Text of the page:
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Log Class

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In C++ * Does std::vector call the copy constructor when it resizes or does it just do a direct data copy? * Can you do polymorphism without pointers? Without virtual functions? * Can I make a static operator() ? For my log manager, you can add different log types, so I was thinking either inheritance or template classes. The template class would just be a wrapper for a log class that supports certain functions. Then I could pass the templated class to the manager. Otherwise the manager could store base class pointers. * Which would you choose? The second option has some overhead. * For template classes I have to define the class in the header?

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std::vector will use the copy constructor and assignment operator where appropriate.

You can use polymorphism with references, but virtual functions are more or less necessary unless you want to implement the same functionality manually (not recommended).

operator() must be a non-static member.

Not clear on what you mean by your template implementation.

Template classes don't need to go into the header if your compiler implements the export keyword (practically none do) or if you use explicit template instantiation. However, in practice it's usually best to put the implementation in the header or some kind of inline file.

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I'm wondering about std::vector, since it seems unnecessary to call the copy constructor (this is different from operator = ?). We can guarantee that there will only be one of the final object in the new allocated memory, so we aren't really copying, we are just moving.

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1) I don't believe this is defined by the standard. I don't feel like looking it up right now. To be on the safe side, I would say "Don't rely on either behavior."
2) A little; if you aren't comfortable with it you should probably read some additional books on the language. Some forms of polymorphism, such as overloading, can be done without pointers. For example, foo::bar(int) and foo::bar(double) are polymorphic functions. Other forms, such as passing in a subclass and using its functions, require pointers. Virtual functions are about the only way to take advantage of subclasses.
3) Nope.
4) I would choose neither. See below.
5) Not necessarily. There is some variation between compilers on this issue, and you should check the documentation for your system.


Why not use one of the logging classes already out there (and [google]) that are debugged, often thread safe, and (in many cases) generate output readable through your debugger or operating system?

Some of the classes on that site will accept any object, and assuming you have a properly written operator<< for output, will display quite a bit of good stuff.

You can do some really nice things withe the TRACE macro or System.Diagnostics.Trace .NET class if you are doing managed c++. Some of those libraries also take advantage of that.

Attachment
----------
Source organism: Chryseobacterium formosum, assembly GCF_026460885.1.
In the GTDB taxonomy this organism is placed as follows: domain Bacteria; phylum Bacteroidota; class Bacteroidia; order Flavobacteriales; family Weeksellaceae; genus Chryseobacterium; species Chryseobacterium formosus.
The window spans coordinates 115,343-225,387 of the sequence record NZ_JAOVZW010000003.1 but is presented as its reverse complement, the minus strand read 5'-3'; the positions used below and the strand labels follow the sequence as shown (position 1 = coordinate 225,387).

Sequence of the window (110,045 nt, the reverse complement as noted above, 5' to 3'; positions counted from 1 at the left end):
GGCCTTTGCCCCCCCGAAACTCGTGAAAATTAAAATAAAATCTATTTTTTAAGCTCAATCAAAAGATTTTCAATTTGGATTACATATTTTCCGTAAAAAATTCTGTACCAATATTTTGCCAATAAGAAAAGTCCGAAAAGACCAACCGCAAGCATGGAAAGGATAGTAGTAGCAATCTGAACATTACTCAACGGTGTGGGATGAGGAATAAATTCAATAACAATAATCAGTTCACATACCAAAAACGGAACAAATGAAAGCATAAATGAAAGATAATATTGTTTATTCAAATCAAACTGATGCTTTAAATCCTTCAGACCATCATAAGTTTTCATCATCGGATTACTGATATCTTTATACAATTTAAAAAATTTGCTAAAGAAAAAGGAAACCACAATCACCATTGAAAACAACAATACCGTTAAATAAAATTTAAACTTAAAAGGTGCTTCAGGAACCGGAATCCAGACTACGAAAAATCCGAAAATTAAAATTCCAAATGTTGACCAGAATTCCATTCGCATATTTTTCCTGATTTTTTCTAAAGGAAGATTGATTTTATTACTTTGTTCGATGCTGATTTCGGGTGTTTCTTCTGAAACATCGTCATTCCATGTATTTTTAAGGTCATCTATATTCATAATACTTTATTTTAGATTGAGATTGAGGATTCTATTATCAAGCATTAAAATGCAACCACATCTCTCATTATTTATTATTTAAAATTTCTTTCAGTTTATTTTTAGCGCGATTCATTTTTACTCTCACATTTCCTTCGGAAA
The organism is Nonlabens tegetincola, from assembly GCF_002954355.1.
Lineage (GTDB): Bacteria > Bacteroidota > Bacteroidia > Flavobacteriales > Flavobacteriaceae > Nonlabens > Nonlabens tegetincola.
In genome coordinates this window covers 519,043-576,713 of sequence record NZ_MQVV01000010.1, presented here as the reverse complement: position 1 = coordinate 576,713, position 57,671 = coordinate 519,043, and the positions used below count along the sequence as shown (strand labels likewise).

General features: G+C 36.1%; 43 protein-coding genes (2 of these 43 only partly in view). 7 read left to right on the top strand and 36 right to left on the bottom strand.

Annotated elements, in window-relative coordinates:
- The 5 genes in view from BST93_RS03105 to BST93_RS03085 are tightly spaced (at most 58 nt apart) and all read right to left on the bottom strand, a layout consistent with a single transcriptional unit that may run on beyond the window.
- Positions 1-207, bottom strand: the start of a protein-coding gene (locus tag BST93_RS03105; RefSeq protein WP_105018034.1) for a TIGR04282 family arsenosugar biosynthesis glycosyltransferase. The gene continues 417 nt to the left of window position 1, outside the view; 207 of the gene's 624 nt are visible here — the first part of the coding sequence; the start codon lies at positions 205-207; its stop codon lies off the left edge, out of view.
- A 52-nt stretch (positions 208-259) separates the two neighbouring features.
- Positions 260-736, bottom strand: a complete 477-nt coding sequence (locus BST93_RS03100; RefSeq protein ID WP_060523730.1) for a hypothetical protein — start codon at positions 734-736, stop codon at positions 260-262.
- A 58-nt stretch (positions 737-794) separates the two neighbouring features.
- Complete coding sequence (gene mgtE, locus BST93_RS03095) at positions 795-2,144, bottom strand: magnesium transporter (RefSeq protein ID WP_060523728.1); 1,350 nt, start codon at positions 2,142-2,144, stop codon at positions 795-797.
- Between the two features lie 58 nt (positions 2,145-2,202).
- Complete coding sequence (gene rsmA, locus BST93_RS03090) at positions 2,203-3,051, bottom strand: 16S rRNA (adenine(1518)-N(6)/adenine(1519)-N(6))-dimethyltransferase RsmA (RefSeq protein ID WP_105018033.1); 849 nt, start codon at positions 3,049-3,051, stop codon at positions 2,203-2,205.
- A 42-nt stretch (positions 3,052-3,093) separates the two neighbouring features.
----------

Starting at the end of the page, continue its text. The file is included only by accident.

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std::vector needs to call the copy constructor otherwise it wouldn't play nicely with classes that did things like RegisterInstance(this) in the constructor. If your copy constructor can be implemented in terms of a memcpy(), you're free to implement it that way yourself. Also, keep in mind that this behavior may change with the addition of move constructors in the next version of the C++ standard.

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Here is an example.

class BMPWrapper:
BMPHandle handle
BMPWrapper():
handle = LoadBMP(FILE_NAME)
copy(BMPWrapper &rhs):
// need to copy
handle = LoadBMP(rhs.BMPHandle.filename)
~BMPWrapper():
freeBMP(handle)


Here if we are truly making a copy, we need to load the BMP again. If we are just shuffling around the class in memory, it is not necessary. But yet this would not be efficient in a vector if it loaded all the BMPs every time the vector is resized.

So the solution would be to use memory managed handles, and only specifically duplicate when necessary? Or maybe store pointers in the vector.

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Things with expensive copy construction/assignment semantics don't really belong in std::vectors. You can store (smart) pointers to objects instead, or use reference counted smart pointers for the implemenation of your object.

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Maybe you can comment on which way is better? P.S. they probably won't compile, I am just looking at the idea.

Edit: In writing this, I am even wondering if it possible to use a template class to define an interface like this.

// template

template <class T>
class Logger {
T log;
int setPriority(int x) { T.setPriority(x); }
int logString(const string& str) { T.logString(str); }
}

class LogManager {
list <Logger <?> > logList;
}



// base class

class Logger {
virtual int setPriority(int) = 0;
virtual int logString(const string&) = 0;
}

class LogManager {
list <Logger> logList;
}

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The first one won't compile and the second one won't work since you're trying to store polymorphic objects by value. If you want the second to work you'll need to store (smart) pointers to your log objects.

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